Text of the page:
Now the head of the Ethiopian Athletics Federation, Haile Gebrselassie is determined to clean up athletics’ image, but has his reasons for why he wants to see Russia return to competition
By Barney Cullum (The Independent) |
Starting with a new event fronted by Usain Bolt this weekend, athletics will spend 2017 attempting to claw back the fans it lost to the doping scandals unearthed last year. But Haile Gebrselassie – one of track and field’s greatest names – feels athletics is missing Russia more than Russia is missing athletics.
It’s 8am when The Independent meets Haile Gebrselassie at his basement gym in downtown Addis Ababa, the restless capital city of his native Ethiopia. This represents an early appointment for an interview in sports journalism. However the double gold-medalist, who set over 20 world records in a glittering distance running career, has already eaten up 15 miles through the hills and forest by the time we meet.
Haile Gebrselassie retired from competitive running in 2015, but refuses to slow down. The 43-year-old’s latest high altitude “jog” through Yaya Village, 10 miles north of the metropolis, comes on the second day of a three day religious holiday for the East African country. Most of his compatriots are still in bed. Nursing a serious Achilles injury on a chilly morning, he could have pulled up the duvet too. Instead he is not just running, but ready to take questions on the role he is playing in cleaning up doping as the newly appointed head of the Ethiopian Athletics Federation.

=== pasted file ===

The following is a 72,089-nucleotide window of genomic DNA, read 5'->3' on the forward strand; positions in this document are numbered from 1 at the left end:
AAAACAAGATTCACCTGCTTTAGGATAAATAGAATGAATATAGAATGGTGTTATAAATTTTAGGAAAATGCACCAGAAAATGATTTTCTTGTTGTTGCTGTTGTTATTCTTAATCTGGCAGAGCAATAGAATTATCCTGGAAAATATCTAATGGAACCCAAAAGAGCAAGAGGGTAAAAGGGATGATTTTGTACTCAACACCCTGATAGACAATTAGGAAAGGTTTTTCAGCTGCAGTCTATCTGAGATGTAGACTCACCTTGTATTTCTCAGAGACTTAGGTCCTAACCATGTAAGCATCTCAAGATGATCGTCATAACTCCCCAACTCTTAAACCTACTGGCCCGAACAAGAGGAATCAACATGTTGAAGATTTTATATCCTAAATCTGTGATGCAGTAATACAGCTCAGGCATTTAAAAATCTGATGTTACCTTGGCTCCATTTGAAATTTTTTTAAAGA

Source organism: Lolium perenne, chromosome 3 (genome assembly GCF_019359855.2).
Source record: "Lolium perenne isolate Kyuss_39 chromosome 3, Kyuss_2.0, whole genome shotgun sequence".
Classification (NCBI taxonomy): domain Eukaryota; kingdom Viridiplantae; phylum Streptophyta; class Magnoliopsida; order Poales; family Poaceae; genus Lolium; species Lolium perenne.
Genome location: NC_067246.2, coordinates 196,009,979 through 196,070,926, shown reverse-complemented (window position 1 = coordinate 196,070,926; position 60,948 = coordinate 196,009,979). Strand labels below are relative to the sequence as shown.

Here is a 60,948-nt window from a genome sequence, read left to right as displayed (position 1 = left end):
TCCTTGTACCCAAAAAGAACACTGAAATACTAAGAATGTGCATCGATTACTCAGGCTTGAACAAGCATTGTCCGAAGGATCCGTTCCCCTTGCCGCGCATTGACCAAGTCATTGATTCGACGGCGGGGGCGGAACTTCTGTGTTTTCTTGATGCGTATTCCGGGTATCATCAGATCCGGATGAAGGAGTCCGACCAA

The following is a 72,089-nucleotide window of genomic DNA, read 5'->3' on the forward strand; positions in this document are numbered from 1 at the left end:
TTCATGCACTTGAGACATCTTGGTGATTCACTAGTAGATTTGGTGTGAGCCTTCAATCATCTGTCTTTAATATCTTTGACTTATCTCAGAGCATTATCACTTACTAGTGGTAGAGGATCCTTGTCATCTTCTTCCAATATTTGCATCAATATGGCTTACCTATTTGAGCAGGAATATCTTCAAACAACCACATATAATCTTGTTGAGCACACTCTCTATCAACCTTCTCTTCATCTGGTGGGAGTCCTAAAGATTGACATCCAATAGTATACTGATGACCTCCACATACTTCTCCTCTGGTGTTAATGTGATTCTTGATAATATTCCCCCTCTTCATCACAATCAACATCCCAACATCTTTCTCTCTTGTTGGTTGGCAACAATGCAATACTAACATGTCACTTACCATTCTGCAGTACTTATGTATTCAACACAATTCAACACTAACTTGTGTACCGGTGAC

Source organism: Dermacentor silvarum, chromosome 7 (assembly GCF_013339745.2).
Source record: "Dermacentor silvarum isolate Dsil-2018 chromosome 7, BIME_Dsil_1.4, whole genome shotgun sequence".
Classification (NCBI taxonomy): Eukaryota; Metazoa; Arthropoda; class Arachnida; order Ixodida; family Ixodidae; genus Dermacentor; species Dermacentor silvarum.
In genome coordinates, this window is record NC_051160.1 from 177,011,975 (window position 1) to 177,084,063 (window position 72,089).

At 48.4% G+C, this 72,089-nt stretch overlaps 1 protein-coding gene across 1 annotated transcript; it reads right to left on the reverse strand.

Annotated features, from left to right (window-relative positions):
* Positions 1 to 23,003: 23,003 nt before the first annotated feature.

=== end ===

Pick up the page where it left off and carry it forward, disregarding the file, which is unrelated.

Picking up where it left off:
“Next month Ethiopia will approve the first prison sentence given to a drugs cheat in athletics,” is one of the first statements Haile Gebrselassie wants to make to The Independent, revealing something as yet unreported overseas. Sentences of between three to five years were introduced as deterrents prior to Haile Gebrselassie’s appointment in November but no-one had been brought to court and prosecuted until he took office.
The Atlanta and Sydney Olympics 10,000 meters gold medalist and former marathon world record holder is known for his gentle public demeanor. However, the evidence he will give in person at the historic sentencing hearing will showcase the streak of toughness and fairness than runs through him.
“We need to be strict,” Haile Gebreselassie says, admitting that Russia was a wake-up call for a sport that had been complacent for too long. “There must be a tough punishment. When we do this, the rest of the world needs to be strong too.”
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